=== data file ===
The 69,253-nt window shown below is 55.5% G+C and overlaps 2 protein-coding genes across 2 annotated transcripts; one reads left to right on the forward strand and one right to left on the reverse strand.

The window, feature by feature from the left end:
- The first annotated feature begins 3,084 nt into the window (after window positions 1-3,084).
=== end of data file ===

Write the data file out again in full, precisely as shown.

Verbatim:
The 69,253-nt window shown below is 55.5% G+C and overlaps 2 protein-coding genes across 2 annotated transcripts; one reads left to right on the forward strand and one right to left on the reverse strand.

The window, feature by feature from the left end:
- The first annotated feature begins 3,084 nt into the window (after window positions 1-3,084).